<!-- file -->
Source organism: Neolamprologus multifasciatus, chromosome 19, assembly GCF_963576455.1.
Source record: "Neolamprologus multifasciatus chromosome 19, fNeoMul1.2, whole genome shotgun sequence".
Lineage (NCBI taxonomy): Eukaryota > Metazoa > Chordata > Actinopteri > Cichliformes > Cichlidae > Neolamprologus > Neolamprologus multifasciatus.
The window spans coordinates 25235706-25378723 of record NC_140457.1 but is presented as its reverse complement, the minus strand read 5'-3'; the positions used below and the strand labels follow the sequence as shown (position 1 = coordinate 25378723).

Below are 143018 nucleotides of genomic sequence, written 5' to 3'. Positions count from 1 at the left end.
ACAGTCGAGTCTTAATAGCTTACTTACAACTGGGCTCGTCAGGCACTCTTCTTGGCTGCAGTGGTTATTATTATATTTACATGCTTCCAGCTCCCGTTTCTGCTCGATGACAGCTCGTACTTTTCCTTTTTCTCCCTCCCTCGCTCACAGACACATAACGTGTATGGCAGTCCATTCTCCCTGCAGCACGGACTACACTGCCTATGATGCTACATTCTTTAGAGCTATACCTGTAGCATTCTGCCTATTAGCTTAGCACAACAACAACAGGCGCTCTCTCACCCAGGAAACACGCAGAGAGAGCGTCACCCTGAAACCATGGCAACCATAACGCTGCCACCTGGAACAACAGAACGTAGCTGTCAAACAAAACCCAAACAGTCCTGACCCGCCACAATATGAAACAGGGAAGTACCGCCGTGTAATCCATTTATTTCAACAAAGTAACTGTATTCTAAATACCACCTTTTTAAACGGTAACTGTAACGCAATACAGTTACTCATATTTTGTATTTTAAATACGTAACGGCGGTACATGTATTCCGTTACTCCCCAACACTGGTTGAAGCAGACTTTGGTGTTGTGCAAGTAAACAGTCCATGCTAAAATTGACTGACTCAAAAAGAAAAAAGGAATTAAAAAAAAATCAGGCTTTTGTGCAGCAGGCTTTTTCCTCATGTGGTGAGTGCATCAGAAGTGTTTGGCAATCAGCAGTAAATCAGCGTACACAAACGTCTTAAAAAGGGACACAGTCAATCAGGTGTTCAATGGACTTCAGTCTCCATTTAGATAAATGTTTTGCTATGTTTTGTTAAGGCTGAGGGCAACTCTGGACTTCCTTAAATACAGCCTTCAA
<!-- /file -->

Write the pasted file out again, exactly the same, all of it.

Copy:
Source organism: Neolamprologus multifasciatus, chromosome 19, assembly GCF_963576455.1.
Source record: "Neolamprologus multifasciatus chromosome 19, fNeoMul1.2, whole genome shotgun sequence".
Lineage (NCBI taxonomy): Eukaryota > Metazoa > Chordata > Actinopteri > Cichliformes > Cichlidae > Neolamprologus > Neolamprologus multifasciatus.
The window spans coordinates 25235706-25378723 of record NC_140457.1 but is presented as its reverse complement, the minus strand read 5'-3'; the positions used below and the strand labels follow the sequence as shown (position 1 = coordinate 25378723).

Below are 143018 nucleotides of genomic sequence, written 5' to 3'. Positions count from 1 at the left end.
ACAGTCGAGTCTTAATAGCTTACTTACAACTGGGCTCGTCAGGCACTCTTCTTGGCTGCAGTGGTTATTATTATATTTACATGCTTCCAGCTCCCGTTTCTGCTCGATGACAGCTCGTACTTTTCCTTTTTCTCCCTCCCTCGCTCACAGACACATAACGTGTATGGCAGTCCATTCTCCCTGCAGCACGGACTACACTGCCTATGATGCTACATTCTTTAGAGCTATACCTGTAGCATTCTGCCTATTAGCTTAGCACAACAACAACAGGCGCTCTCTCACCCAGGAAACACGCAGAGAGAGCGTCACCCTGAAACCATGGCAACCATAACGCTGCCACCTGGAACAACAGAACGTAGCTGTCAAACAAAACCCAAACAGTCCTGACCCGCCACAATATGAAACAGGGAAGTACCGCCGTGTAATCCATTTATTTCAACAAAGTAACTGTATTCTAAATACCACCTTTTTAAACGGTAACTGTAACGCAATACAGTTACTCATATTTTGTATTTTAAATACGTAACGGCGGTACATGTATTCCGTTACTCCCCAACACTGGTTGAAGCAGACTTTGGTGTTGTGCAAGTAAACAGTCCATGCTAAAATTGACTGACTCAAAAAGAAAAAAGGAATTAAAAAAAAATCAGGCTTTTGTGCAGCAGGCTTTTTCCTCATGTGGTGAGTGCATCAGAAGTGTTTGGCAATCAGCAGTAAATCAGCGTACACAAACGTCTTAAAAAGGGACACAGTCAATCAGGTGTTCAATGGACTTCAGTCTCCATTTAGATAAATGTTTTGCTATGTTTTGTTAAGGCTGAGGGCAACTCTGGACTTCCTTAAATACAGCCTTCAA